For more information, see the Mental Health file.


All individuals of reproductive age should have their vaccination history reviewed and updated annually. Some vaccinations act by preventing congenital infection; others act by preventing transmission. The preconception period can be an important period for updating vaccination as some cannot be given while a woman is pregnant and others have maternal benefits because they avoid treatment that might have adverse consequences for the pregnancy.62 Furthermore, attaining immunity before pregnancy can help to reduce the risk of complications from infection during pregnancy as well as offer potential passive immunity to the baby during pregnancy. Some infections can also impact fertility and ensuring vaccinations are updated offers primary prevention of such complications. For example, mumps acquired by men before conception can cause swelling in the testes and may compromise fertility.64 Some vaccines are recommended in the preconception period because there is a recommended wait time between dosing with a live vaccine (e.g., rubella) and conception due to a theoretical risk of exposure to the developing baby.64 For all of these reasons, the immunization status of individuals of reproductive age is an important component of comprehensive preconception health promotion and care.63

Although all vaccines should be reviewed and updated with individuals of reproductive age, vaccines of particular importance during the preconception period include diphtheria, pertussis, measles, mumps, rubella, and varicella.64 Depending on a woman’s lifestyle, exposure to work hazards, and her health, she may need to have additional vaccines.64 Women who plan to travel out of the country should also speak with a health care provider for information on any additional vaccines they may need. Lastly, individuals in regular contact with pregnant women should also be encouraged to have their vaccinations up to date, to reduce and prevent the transmission of infections. The immunizations listed in Table 1 are recommended for women and their partners to obtain in the preconception period.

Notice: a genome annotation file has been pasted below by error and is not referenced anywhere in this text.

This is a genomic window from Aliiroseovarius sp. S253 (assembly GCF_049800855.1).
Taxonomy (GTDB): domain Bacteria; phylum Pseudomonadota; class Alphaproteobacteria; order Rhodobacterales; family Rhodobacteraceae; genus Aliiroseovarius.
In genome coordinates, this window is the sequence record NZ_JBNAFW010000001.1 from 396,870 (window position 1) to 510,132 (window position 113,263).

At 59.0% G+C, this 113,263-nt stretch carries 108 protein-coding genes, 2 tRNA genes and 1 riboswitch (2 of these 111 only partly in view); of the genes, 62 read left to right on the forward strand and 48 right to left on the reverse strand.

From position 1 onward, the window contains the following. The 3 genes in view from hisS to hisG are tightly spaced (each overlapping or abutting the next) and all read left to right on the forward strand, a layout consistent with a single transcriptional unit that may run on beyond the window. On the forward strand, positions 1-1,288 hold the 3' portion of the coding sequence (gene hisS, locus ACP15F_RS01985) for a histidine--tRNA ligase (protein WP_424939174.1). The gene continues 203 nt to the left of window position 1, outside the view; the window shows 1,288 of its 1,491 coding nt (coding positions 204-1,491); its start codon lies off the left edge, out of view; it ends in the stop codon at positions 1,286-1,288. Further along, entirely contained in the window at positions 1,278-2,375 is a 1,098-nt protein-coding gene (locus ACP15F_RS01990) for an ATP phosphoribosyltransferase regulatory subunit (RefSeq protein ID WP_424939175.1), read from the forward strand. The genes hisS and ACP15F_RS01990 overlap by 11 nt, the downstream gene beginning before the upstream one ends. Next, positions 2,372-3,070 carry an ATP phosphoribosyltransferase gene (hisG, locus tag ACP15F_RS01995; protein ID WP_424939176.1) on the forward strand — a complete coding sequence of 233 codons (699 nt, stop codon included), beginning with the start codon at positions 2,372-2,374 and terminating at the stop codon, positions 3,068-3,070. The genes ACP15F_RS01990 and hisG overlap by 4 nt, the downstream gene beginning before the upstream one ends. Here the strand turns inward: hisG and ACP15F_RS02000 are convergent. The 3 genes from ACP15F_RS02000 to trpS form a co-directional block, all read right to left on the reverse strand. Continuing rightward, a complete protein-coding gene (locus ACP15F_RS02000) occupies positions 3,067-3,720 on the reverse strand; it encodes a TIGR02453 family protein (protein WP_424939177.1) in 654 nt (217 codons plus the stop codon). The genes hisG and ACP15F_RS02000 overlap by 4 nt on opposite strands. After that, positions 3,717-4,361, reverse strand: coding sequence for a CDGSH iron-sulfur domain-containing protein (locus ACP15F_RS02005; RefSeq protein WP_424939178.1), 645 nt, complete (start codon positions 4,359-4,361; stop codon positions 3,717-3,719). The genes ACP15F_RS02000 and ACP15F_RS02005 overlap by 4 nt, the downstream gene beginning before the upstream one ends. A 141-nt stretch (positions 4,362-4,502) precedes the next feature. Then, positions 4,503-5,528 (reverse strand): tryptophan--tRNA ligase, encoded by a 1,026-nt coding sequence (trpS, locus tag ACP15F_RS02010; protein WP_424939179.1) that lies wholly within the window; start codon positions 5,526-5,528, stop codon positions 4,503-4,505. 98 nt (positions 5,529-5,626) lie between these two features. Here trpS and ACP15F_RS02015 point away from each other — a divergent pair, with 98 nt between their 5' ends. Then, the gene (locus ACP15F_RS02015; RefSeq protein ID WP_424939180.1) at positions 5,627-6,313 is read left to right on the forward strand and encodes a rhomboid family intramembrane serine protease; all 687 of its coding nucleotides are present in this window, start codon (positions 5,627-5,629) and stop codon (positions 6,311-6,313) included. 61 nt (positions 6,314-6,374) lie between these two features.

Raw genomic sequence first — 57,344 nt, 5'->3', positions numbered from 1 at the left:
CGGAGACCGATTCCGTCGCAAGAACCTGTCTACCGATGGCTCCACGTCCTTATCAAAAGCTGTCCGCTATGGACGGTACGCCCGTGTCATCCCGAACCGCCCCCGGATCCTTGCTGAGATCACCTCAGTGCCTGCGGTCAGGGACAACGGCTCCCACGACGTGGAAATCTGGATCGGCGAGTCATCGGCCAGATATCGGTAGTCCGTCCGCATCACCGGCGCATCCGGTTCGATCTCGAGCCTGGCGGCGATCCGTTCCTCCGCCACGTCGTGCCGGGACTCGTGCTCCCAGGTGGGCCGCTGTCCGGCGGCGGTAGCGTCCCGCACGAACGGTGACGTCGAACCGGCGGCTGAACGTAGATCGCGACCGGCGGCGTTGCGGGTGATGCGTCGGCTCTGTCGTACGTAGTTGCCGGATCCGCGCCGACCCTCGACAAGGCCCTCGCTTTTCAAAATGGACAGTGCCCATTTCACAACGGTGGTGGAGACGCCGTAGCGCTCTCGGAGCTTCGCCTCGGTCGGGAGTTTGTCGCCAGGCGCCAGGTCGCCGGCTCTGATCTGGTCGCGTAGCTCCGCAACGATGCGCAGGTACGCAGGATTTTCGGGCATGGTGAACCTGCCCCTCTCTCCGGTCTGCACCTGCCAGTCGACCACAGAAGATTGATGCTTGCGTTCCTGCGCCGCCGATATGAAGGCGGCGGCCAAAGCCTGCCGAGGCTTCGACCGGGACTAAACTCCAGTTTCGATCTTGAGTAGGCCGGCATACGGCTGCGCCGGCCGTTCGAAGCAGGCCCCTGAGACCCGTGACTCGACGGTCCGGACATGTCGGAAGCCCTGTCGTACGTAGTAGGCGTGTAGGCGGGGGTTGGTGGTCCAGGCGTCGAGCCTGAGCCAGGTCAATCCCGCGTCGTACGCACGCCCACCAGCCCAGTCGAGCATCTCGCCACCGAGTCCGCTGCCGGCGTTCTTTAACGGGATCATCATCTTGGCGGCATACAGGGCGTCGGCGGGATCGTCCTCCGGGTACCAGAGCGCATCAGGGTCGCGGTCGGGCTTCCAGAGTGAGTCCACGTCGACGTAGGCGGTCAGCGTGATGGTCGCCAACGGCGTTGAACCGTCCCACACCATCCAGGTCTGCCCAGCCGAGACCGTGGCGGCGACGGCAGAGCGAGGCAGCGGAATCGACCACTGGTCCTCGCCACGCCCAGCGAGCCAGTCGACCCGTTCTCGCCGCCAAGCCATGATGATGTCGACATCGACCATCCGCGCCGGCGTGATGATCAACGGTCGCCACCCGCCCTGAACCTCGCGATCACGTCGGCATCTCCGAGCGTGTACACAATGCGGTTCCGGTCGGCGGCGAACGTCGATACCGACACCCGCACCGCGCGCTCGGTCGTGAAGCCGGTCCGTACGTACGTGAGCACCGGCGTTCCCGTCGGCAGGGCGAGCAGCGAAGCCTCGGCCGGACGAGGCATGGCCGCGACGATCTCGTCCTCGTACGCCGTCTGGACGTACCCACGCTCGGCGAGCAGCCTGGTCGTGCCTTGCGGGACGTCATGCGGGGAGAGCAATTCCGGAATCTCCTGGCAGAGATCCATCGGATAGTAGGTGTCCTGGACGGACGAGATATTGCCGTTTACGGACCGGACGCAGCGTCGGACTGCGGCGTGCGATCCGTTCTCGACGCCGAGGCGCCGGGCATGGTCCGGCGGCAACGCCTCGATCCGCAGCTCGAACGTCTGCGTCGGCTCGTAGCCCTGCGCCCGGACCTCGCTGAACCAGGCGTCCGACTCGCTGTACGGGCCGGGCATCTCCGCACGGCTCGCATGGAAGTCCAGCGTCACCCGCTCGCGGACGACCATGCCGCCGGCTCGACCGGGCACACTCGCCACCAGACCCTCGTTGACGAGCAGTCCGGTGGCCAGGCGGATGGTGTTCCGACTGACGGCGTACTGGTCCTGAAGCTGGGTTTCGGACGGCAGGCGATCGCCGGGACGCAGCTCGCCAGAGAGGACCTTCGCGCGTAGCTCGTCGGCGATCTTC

Table 1: Preconception immunization recommendations62

Immunization Preconception recommendations
Hepatitis B (HB)
  • All women who are at high risk and who have not been vaccinated previously should receive the hepatitis B vaccine before pregnancy.
Human papillomavirus (HPV)
  • Ideally, a woman would be vaccinated for HPV prior to conception. However, it is important to note that this vaccine is only publicly funded for females in grades 9 to 12.101
  • HPV4(Gardasil®) is recommended for males between 9 and 26 years, but is not publicly funded.101
  • Recommended annually for all women.
  • Can be given before and/or during pregnancy, unless live attenuated vaccine is used.
Measles, mumps, and rubella (MMR)